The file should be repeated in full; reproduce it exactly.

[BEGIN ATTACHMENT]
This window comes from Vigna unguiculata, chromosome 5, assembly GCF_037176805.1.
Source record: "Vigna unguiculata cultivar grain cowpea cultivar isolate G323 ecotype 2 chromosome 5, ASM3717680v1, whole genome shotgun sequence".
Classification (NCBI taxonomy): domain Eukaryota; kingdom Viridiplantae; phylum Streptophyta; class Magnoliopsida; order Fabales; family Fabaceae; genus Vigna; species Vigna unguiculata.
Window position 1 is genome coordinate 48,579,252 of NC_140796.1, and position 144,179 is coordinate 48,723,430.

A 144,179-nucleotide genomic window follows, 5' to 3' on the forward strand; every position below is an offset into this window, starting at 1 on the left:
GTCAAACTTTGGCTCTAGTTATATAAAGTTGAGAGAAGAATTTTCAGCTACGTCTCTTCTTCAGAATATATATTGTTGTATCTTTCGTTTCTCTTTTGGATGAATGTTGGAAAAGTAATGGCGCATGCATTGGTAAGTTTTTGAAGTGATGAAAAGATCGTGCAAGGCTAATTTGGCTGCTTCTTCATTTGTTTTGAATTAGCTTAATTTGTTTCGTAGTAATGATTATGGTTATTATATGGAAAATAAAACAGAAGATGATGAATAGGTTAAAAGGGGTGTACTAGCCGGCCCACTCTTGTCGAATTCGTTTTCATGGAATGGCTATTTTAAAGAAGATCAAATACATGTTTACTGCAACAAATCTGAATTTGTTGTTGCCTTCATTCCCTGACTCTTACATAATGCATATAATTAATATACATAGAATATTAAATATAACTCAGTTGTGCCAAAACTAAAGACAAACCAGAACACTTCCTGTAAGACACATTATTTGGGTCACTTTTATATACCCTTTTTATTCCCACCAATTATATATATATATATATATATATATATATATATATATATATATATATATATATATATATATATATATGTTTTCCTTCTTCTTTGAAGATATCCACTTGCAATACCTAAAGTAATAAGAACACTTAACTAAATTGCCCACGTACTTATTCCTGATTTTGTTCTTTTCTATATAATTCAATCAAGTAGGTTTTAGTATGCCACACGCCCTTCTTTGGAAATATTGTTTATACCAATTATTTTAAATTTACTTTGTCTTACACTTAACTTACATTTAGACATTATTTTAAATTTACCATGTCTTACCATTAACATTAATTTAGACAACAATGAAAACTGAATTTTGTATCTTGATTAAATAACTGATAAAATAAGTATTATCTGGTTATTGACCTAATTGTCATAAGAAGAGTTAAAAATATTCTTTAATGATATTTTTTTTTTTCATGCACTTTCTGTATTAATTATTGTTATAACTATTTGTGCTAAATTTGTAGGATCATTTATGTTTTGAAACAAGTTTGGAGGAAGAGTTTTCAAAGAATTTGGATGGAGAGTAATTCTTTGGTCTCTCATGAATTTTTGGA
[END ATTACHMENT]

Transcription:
This window comes from Vigna unguiculata, chromosome 5, assembly GCF_037176805.1.
Source record: "Vigna unguiculata cultivar grain cowpea cultivar isolate G323 ecotype 2 chromosome 5, ASM3717680v1, whole genome shotgun sequence".
Classification (NCBI taxonomy): domain Eukaryota; kingdom Viridiplantae; phylum Streptophyta; class Magnoliopsida; order Fabales; family Fabaceae; genus Vigna; species Vigna unguiculata.
Window position 1 is genome coordinate 48,579,252 of NC_140796.1, and position 144,179 is coordinate 48,723,430.

A 144,179-nucleotide genomic window follows, 5' to 3' on the forward strand; every position below is an offset into this window, starting at 1 on the left:
GTCAAACTTTGGCTCTAGTTATATAAAGTTGAGAGAAGAATTTTCAGCTACGTCTCTTCTTCAGAATATATATTGTTGTATCTTTCGTTTCTCTTTTGGATGAATGTTGGAAAAGTAATGGCGCATGCATTGGTAAGTTTTTGAAGTGATGAAAAGATCGTGCAAGGCTAATTTGGCTGCTTCTTCATTTGTTTTGAATTAGCTTAATTTGTTTCGTAGTAATGATTATGGTTATTATATGGAAAATAAAACAGAAGATGATGAATAGGTTAAAAGGGGTGTACTAGCCGGCCCACTCTTGTCGAATTCGTTTTCATGGAATGGCTATTTTAAAGAAGATCAAATACATGTTTACTGCAACAAATCTGAATTTGTTGTTGCCTTCATTCCCTGACTCTTACATAATGCATATAATTAATATACATAGAATATTAAATATAACTCAGTTGTGCCAAAACTAAAGACAAACCAGAACACTTCCTGTAAGACACATTATTTGGGTCACTTTTATATACCCTTTTTATTCCCACCAATTATATATATATATATATATATATATATATATATATATATATATATATATATATATATATATATATATGTTTTCCTTCTTCTTTGAAGATATCCACTTGCAATACCTAAAGTAATAAGAACACTTAACTAAATTGCCCACGTACTTATTCCTGATTTTGTTCTTTTCTATATAATTCAATCAAGTAGGTTTTAGTATGCCACACGCCCTTCTTTGGAAATATTGTTTATACCAATTATTTTAAATTTACTTTGTCTTACACTTAACTTACATTTAGACATTATTTTAAATTTACCATGTCTTACCATTAACATTAATTTAGACAACAATGAAAACTGAATTTTGTATCTTGATTAAATAACTGATAAAATAAGTATTATCTGGTTATTGACCTAATTGTCATAAGAAGAGTTAAAAATATTCTTTAATGATATTTTTTTTTTTCATGCACTTTCTGTATTAATTATTGTTATAACTATTTGTGCTAAATTTGTAGGATCATTTATGTTTTGAAACAAGTTTGGAGGAAGAGTTTTCAAAGAATTTGGATGGAGAGTAATTCTTTGGTCTCTCATGAATTTTTGGA